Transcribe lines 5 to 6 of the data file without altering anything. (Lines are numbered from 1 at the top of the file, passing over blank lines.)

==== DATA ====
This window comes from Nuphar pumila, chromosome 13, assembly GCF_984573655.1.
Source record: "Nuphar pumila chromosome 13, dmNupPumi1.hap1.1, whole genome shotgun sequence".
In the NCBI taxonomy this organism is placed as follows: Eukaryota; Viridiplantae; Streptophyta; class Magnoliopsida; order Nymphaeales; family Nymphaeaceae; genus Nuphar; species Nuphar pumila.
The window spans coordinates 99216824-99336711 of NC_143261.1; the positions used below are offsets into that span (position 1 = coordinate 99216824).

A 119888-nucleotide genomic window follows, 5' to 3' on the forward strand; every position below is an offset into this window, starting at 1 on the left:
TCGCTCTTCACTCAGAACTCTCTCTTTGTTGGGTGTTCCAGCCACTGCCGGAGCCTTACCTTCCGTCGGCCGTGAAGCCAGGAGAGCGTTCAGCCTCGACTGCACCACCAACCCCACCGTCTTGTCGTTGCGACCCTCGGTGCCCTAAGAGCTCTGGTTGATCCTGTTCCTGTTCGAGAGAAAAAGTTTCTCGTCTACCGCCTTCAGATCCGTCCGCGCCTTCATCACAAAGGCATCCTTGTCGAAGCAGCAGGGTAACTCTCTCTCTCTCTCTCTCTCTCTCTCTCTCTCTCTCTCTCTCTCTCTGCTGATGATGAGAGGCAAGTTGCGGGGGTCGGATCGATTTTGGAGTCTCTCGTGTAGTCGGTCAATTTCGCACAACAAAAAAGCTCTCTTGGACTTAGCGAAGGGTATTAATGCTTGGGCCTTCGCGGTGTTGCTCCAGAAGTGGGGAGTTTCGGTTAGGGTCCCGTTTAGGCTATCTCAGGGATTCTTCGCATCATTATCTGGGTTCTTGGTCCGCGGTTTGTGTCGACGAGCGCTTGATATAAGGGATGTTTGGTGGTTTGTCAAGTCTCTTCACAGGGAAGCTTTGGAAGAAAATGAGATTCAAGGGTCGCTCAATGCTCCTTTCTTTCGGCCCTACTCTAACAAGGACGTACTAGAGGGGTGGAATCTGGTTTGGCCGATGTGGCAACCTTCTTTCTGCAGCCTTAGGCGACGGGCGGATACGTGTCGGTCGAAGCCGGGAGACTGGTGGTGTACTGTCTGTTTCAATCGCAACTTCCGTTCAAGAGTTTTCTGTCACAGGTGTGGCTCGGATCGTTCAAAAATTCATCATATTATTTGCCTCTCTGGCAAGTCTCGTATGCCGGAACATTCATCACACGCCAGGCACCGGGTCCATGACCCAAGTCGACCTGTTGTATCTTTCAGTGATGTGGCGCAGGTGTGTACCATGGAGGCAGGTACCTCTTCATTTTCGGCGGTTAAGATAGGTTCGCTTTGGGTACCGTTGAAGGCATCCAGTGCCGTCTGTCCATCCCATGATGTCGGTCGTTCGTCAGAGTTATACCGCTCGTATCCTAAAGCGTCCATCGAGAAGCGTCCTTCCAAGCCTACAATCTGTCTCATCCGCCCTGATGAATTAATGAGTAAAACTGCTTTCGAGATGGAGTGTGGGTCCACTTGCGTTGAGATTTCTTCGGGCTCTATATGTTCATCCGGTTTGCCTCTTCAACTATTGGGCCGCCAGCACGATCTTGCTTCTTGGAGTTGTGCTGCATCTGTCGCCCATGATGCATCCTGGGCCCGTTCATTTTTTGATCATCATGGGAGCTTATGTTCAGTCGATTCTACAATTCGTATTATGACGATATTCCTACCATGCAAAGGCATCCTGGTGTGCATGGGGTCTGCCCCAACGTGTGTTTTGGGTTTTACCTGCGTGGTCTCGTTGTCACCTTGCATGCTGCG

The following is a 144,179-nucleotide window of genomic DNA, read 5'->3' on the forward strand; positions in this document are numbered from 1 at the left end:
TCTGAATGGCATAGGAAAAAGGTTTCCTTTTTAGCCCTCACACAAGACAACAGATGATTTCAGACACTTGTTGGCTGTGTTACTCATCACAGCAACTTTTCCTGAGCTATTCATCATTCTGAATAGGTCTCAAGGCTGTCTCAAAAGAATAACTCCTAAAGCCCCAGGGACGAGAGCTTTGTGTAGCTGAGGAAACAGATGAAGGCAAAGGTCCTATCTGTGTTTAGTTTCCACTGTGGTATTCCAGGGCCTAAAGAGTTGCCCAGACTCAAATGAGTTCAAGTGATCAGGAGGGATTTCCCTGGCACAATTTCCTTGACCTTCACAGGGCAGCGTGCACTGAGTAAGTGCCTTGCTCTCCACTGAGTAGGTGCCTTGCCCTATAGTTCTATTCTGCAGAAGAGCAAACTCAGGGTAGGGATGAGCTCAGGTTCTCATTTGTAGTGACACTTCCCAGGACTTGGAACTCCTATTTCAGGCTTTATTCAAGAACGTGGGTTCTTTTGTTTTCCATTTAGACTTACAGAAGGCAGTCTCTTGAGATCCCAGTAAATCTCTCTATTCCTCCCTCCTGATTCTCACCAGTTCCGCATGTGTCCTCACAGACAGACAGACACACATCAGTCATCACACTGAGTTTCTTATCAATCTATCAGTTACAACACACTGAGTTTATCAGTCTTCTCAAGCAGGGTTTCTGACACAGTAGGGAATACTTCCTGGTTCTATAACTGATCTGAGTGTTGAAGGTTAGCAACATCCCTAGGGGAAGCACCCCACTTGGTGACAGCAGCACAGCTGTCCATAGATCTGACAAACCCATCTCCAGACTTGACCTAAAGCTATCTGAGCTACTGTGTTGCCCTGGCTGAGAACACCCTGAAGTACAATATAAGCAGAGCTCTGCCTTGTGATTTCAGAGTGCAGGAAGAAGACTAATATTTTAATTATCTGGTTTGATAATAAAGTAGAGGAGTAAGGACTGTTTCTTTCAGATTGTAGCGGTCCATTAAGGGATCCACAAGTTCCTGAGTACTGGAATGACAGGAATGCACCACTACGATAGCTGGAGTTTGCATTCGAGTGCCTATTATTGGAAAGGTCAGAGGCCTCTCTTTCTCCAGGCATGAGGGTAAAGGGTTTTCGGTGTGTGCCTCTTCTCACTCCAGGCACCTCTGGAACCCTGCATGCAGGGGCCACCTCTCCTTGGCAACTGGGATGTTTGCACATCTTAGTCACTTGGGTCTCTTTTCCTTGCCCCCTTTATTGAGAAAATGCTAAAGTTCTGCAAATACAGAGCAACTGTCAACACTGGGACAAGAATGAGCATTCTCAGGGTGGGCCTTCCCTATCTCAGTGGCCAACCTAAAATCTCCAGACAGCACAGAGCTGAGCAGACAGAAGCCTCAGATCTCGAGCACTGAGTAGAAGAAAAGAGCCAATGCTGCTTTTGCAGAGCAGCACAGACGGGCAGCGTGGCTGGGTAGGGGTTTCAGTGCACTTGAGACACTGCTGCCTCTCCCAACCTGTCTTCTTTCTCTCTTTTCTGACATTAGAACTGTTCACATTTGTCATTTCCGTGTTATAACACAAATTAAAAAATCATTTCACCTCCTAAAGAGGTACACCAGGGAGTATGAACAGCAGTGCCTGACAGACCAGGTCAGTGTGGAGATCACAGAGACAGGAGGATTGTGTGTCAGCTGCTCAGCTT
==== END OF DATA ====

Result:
A 119888-nucleotide genomic window follows, 5' to 3' on the forward strand; every position below is an offset into this window, starting at 1 on the left:
TCGCTCTTCACTCAGAACTCTCTCTTTGTTGGGTGTTCCAGCCACTGCCGGAGCCTTACCTTCCGTCGGCCGTGAAGCCAGGAGAGCGTTCAGCCTCGACTGCACCACCAACCCCACCGTCTTGTCGTTGCGACCCTCGGTGCCCTAAGAGCTCTGGTTGATCCTGTTCCTGTTCGAGAGAAAAAGTTTCTCGTCTACCGCCTTCAGATCCGTCCGCGCCTTCATCACAAAGGCATCCTTGTCGAAGCAGCAGGGTAACTCTCTCTCTCTCTCTCTCTCTCTCTCTCTCTCTCTCTCTCTCTCTCTGCTGATGATGAGAGGCAAGTTGCGGGGGTCGGATCGATTTTGGAGTCTCTCGTGTAGTCGGTCAATTTCGCACAACAAAAAAGCTCTCTTGGACTTAGCGAAGGGTATTAATGCTTGGGCCTTCGCGGTGTTGCTCCAGAAGTGGGGAGTTTCGGTTAGGGTCCCGTTTAGGCTATCTCAGGGATTCTTCGCATCATTATCTGGGTTCTTGGTCCGCGGTTTGTGTCGACGAGCGCTTGATATAAGGGATGTTTGGTGGTTTGTCAAGTCTCTTCACAGGGAAGCTTTGGAAGAAAATGAGATTCAAGGGTCGCTCAATGCTCCTTTCTTTCGGCCCTACTCTAACAAGGACGTACTAGAGGGGTGGAATCTGGTTTGGCCGATGTGGCAACCTTCTTTCTGCAGCCTTAGGCGACGGGCGGATACGTGTCGGTCGAAGCCGGGAGACTGGTGGTGTACTGTCTGTTTCAATCGCAACTTCCGTTCAAGAGTTTTCTGTCACAGGTGTGGCTCGGATCGTTCAAAAATTCATCATATTATTTGCCTCTCTGGCAAGTCTCGTATGCCGGAACATTCATCACACGCCAGGCACCGGGTCCATGACCCAAGTCGACCTGTTGTATCTTTCAGTGATGTGGCGCAGGTGTGTACCATGGAGGCAGGTACCTCTTCATTTTCGGCGGTTAAGATAGGTTCGCTTTGGGTACCGTTGAAGGCATCCAGTGCCGTCTGTCCATCCCATGATGTCGGTCGTTCGTCAGAGTTATACCGCTCGTATCCTAAAGCGTCCATCGAGAAGCGTCCTTCCAAGCCTACAATCTGTCTCATCCGCCCTGATGAATTAATGAGTAAAACTGCTTTCGAGATGGAGTGTGGGTCCACTTGCGTTGAGATTTCTTCGGGCTCTATATGTTCATCCGGTTTGCCTCTTCAACTATTGGGCCGCCAGCACGATCTTGCTTCTTGGAGTTGTGCTGCATCTGTCGCCCATGATGCATCCTGGGCCCGTTCATTTTTTGATCATCATGGGAGCTTATGTTCAGTCGATTCTACAATTCGTATTATGACGATATTCCTACCATGCAAAGGCATCCTGGTGTGCATGGGGTCTGCCCCAACGTGTGTTTTGGGTTTTACCTGCGTGGTCTCGTTGTCACCTTGCATGCTGCG